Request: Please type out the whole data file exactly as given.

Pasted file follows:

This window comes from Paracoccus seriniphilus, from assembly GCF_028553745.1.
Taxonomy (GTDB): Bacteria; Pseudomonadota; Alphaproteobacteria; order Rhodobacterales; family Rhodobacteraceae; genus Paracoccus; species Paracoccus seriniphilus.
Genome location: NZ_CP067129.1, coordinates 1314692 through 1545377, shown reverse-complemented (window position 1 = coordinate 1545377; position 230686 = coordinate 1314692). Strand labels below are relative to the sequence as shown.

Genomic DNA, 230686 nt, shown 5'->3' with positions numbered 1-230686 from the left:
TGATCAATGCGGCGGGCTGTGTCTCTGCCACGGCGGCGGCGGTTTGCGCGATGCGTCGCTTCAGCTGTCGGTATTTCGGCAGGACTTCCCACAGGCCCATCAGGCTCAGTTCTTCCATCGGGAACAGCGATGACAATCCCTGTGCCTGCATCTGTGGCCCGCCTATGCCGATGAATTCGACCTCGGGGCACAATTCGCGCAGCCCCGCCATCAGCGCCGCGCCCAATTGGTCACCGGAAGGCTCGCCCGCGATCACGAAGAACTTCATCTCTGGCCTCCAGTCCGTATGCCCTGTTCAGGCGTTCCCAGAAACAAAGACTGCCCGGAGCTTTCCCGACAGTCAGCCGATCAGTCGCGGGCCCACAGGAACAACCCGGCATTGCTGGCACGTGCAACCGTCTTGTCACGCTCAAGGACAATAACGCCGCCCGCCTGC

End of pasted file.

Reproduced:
This window comes from Paracoccus seriniphilus, from assembly GCF_028553745.1.
Taxonomy (GTDB): Bacteria; Pseudomonadota; Alphaproteobacteria; order Rhodobacterales; family Rhodobacteraceae; genus Paracoccus; species Paracoccus seriniphilus.
Genome location: NZ_CP067129.1, coordinates 1314692 through 1545377, shown reverse-complemented (window position 1 = coordinate 1545377; position 230686 = coordinate 1314692). Strand labels below are relative to the sequence as shown.

Genomic DNA, 230686 nt, shown 5'->3' with positions numbered 1-230686 from the left:
TGATCAATGCGGCGGGCTGTGTCTCTGCCACGGCGGCGGCGGTTTGCGCGATGCGTCGCTTCAGCTGTCGGTATTTCGGCAGGACTTCCCACAGGCCCATCAGGCTCAGTTCTTCCATCGGGAACAGCGATGACAATCCCTGTGCCTGCATCTGTGGCCCGCCTATGCCGATGAATTCGACCTCGGGGCACAATTCGCGCAGCCCCGCCATCAGCGCCGCGCCCAATTGGTCACCGGAAGGCTCGCCCGCGATCACGAAGAACTTCATCTCTGGCCTCCAGTCCGTATGCCCTGTTCAGGCGTTCCCAGAAACAAAGACTGCCCGGAGCTTTCCCGACAGTCAGCCGATCAGTCGCGGGCCCACAGGAACAACCCGGCATTGCTGGCACGTGCAACCGTCTTGTCACGCTCAAGGACAATAACGCCGCCCGCCTGC